Tuesday, January 09, 2018

Shooting The Messenger



They are toadies, flunkies, or sycophants, or perhaps a combination of the three and their support of President Donald J. Trump endangers national security. They are not traitors; they are not giving aid and support to the enemy, for the USA is not in a declared war and consideration of any nation as an "enemy" is therefore subjective. However regrettable for the nation, they are not stupid.

These are congressional Republicans, the 227 (of 239) House Republicans who voted for the Corporate Tax Scam of 2017 and the 51 of 52 (John McCain having been absent) of Senate Republicans who did the same.  "It's always a lot of fun when you win," Trump responded, confirming that congressional Republicans had strengthened him and helped "make America great again." "Enablers," the pop psychologists would call them, accurately.

They're all in for the President who is called an "idiot," "fucking idiot," "fucking moron," "child," dope," or "dumb as shit"- and those characterizations come from members of his own Adminstration.

Validating the juvenile's agenda is not the only damage they're doing.  Politico reports

Last month, House Republicans cast public suspicion on communication they say occurred in the fall of 2016 between former FBI general counsel James Baker and a Mother Jones reporter who wrote stories at the time about the FBI’s probe of Trump-Russia ties. The lawmakers cited Justice Department documents for the claim but have provided no further details.

Republicans have offered no evidence of wrongdoing and say they are merely seeking more information for now.

Evidence is optional, as it was when they nearly rescinded the Affordable Care Act and largely did so de facto with passage of the  tax bill. Moreover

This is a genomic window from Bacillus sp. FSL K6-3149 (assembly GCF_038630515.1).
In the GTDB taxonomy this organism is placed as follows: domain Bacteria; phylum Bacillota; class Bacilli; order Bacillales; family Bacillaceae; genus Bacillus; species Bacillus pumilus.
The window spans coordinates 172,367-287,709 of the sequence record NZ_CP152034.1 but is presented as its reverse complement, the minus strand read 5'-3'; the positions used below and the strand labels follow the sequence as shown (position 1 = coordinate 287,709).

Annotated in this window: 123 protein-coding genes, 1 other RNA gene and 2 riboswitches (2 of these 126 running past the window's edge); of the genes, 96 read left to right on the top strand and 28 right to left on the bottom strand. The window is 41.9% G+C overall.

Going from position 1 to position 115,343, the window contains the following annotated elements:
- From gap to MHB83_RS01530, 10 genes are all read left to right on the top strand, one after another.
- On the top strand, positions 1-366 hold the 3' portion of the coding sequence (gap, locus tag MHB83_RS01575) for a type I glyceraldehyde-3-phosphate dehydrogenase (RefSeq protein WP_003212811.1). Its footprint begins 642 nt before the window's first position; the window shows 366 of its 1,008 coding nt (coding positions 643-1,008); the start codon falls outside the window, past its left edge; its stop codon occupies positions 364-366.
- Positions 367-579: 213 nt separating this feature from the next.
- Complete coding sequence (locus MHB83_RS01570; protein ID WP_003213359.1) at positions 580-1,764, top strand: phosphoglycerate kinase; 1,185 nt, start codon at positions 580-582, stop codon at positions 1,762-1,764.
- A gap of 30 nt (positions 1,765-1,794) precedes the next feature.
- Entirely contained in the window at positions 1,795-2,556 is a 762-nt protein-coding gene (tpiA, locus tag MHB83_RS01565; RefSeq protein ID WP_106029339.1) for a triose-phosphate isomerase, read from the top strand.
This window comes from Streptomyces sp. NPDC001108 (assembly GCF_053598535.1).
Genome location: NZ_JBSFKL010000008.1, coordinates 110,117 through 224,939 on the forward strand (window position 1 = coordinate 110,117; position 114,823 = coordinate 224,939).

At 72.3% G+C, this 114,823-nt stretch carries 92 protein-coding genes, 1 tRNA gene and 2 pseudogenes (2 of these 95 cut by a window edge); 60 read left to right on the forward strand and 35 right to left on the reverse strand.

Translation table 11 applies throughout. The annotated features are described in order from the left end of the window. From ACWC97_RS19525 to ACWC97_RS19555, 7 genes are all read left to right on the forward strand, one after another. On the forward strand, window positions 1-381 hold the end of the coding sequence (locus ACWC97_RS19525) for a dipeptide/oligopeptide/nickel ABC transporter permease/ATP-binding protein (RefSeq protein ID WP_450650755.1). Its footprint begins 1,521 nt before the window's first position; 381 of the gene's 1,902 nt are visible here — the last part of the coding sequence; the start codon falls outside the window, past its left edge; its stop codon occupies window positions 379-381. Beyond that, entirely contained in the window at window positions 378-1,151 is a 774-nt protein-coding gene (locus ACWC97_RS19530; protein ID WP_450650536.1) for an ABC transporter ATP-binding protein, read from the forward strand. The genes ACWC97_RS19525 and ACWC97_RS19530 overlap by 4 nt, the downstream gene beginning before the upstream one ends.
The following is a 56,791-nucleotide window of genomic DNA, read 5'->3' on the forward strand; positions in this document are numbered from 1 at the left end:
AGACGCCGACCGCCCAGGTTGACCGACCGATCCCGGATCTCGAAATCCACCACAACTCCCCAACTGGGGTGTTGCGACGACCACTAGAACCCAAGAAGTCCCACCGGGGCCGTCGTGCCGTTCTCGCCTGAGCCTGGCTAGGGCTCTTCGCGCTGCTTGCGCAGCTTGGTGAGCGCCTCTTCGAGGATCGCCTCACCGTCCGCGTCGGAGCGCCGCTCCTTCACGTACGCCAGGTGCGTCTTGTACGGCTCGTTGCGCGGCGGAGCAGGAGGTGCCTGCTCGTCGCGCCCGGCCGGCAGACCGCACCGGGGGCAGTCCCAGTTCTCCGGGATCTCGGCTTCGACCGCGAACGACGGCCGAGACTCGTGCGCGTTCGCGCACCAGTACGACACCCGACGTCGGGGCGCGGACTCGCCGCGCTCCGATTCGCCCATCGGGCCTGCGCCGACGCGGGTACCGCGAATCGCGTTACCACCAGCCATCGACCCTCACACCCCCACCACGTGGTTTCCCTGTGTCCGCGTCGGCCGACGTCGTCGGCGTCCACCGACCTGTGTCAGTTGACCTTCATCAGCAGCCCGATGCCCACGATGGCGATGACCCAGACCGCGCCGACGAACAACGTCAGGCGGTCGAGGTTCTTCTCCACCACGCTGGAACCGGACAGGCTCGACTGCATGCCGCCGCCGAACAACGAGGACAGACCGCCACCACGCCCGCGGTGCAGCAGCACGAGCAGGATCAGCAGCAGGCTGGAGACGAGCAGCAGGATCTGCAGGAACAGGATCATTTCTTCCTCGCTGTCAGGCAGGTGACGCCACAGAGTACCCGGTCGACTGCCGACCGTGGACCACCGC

The Republican focus on Justice Department contacts with the media escalated last week, after House Intelligence Committee Chairman Devin Nunes (R-Calif.) reached a Wednesday agreement with Justice Department leaders to secure witness testimony from officials whose handling of the Trump-Russia probe he has criticized.

Nunes released a letter the next day to Deputy Attorney General Rod Rosenstein which included a little-noticed reference to an alleged meeting between Weissmann and reporters.

Rosenstein's office, Nunes wrote, "is researching records related to the details of an April 2017 meeting between DOJ Attorney (and Mueller teammate) Andrew Weissman… and the media."

The letter offered no other details about the meeting, such as why it might be the subject of an inquiry. But sources tell Politico that Republicans intend to ask more questions along these lines in the coming weeks.

"Sadly, we are now at a point in our political life when anyone can be attacked for partisan gain," tweeted James Comey, neglecting to note that usually the "anyone" is a journalist and the "partisan" is Republican.

Less than three months after the President of the United States of America threatened to challenge the broadcast license of a network he accused of "fake news," the congressional wing of his Party is joining him in an assault upon the practitioners of the First Amendment. The goal of the strategy is to quell dissent while the tactic- intimidation- may be having an effect. In an under-publicized story

“I’ve written twice in my column a quote about one of the people closest to Donald Trump during the campaign saying he’s got early stage of dementia,” (MSNBC host Joe) Scarborough said. “He repeats the same stories over and over again. His father had it, and it’s getting worse, and not a single person who works for him doesn’t know it. He didn’t think he was going to win. Twice the Washington Post would not let me put that in my column. I salute them for having a high bar, but we’re at this moment, and until your book came out, this was something we were not allowed to speak about.” 





This is not The Wall Street Journal or a small-town newspaper subject to the whims and prejudice of a local Art Pope.This is The Washington Post, thus calling into question how far we've come since the media covered up for President Roosevelt's melanoma and helianopa, President Kennedy's scoliosis, or President Reagan's likely dementia.

Scarborough may be exagerating or distorting the situation or- far less likely- lying. But the public needs to know if anything written by the ex-congressman was censored and if so, why it was deemed unfit to print.   Donald Trump may be suffering early symptoms of Alzheimer's Disease, or be mentally ill, or simply may be an evil man with an extraordinarily grandiose image of self. But we'll never know if the newspaper most reliably bringing us coverage of the President starts pulling its punches.




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